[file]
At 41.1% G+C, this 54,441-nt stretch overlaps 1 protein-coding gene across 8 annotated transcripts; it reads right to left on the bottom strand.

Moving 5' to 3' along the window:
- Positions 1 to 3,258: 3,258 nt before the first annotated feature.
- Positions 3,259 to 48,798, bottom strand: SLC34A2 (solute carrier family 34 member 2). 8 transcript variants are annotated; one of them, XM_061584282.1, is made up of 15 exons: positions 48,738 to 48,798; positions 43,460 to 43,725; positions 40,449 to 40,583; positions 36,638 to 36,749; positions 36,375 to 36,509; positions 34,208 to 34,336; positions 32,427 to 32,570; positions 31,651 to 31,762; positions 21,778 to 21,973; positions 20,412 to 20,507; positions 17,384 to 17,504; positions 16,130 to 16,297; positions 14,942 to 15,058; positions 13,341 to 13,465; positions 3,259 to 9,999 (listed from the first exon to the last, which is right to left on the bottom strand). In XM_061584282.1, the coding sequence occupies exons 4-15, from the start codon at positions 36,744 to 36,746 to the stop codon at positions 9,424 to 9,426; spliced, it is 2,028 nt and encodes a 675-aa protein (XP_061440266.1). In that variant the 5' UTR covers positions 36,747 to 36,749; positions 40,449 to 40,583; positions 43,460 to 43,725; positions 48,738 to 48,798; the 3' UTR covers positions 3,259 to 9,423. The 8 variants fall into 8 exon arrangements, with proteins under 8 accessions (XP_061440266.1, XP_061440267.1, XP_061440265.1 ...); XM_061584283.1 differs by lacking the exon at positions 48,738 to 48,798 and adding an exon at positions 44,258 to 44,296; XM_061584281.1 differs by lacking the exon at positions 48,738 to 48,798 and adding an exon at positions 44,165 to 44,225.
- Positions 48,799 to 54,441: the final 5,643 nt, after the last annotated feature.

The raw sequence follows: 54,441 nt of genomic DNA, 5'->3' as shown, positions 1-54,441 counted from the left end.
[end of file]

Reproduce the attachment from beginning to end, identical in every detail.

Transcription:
At 41.1% G+C, this 54,441-nt stretch overlaps 1 protein-coding gene across 8 annotated transcripts; it reads right to left on the bottom strand.

Moving 5' to 3' along the window:
- Positions 1 to 3,258: 3,258 nt before the first annotated feature.
- Positions 3,259 to 48,798, bottom strand: SLC34A2 (solute carrier family 34 member 2). 8 transcript variants are annotated; one of them, XM_061584282.1, is made up of 15 exons: positions 48,738 to 48,798; positions 43,460 to 43,725; positions 40,449 to 40,583; positions 36,638 to 36,749; positions 36,375 to 36,509; positions 34,208 to 34,336; positions 32,427 to 32,570; positions 31,651 to 31,762; positions 21,778 to 21,973; positions 20,412 to 20,507; positions 17,384 to 17,504; positions 16,130 to 16,297; positions 14,942 to 15,058; positions 13,341 to 13,465; positions 3,259 to 9,999 (listed from the first exon to the last, which is right to left on the bottom strand). In XM_061584282.1, the coding sequence occupies exons 4-15, from the start codon at positions 36,744 to 36,746 to the stop codon at positions 9,424 to 9,426; spliced, it is 2,028 nt and encodes a 675-aa protein (XP_061440266.1). In that variant the 5' UTR covers positions 36,747 to 36,749; positions 40,449 to 40,583; positions 43,460 to 43,725; positions 48,738 to 48,798; the 3' UTR covers positions 3,259 to 9,423. The 8 variants fall into 8 exon arrangements, with proteins under 8 accessions (XP_061440266.1, XP_061440267.1, XP_061440265.1 ...); XM_061584283.1 differs by lacking the exon at positions 48,738 to 48,798 and adding an exon at positions 44,258 to 44,296; XM_061584281.1 differs by lacking the exon at positions 48,738 to 48,798 and adding an exon at positions 44,165 to 44,225.
- Positions 48,799 to 54,441: the final 5,643 nt, after the last annotated feature.

The raw sequence follows: 54,441 nt of genomic DNA, 5'->3' as shown, positions 1-54,441 counted from the left end.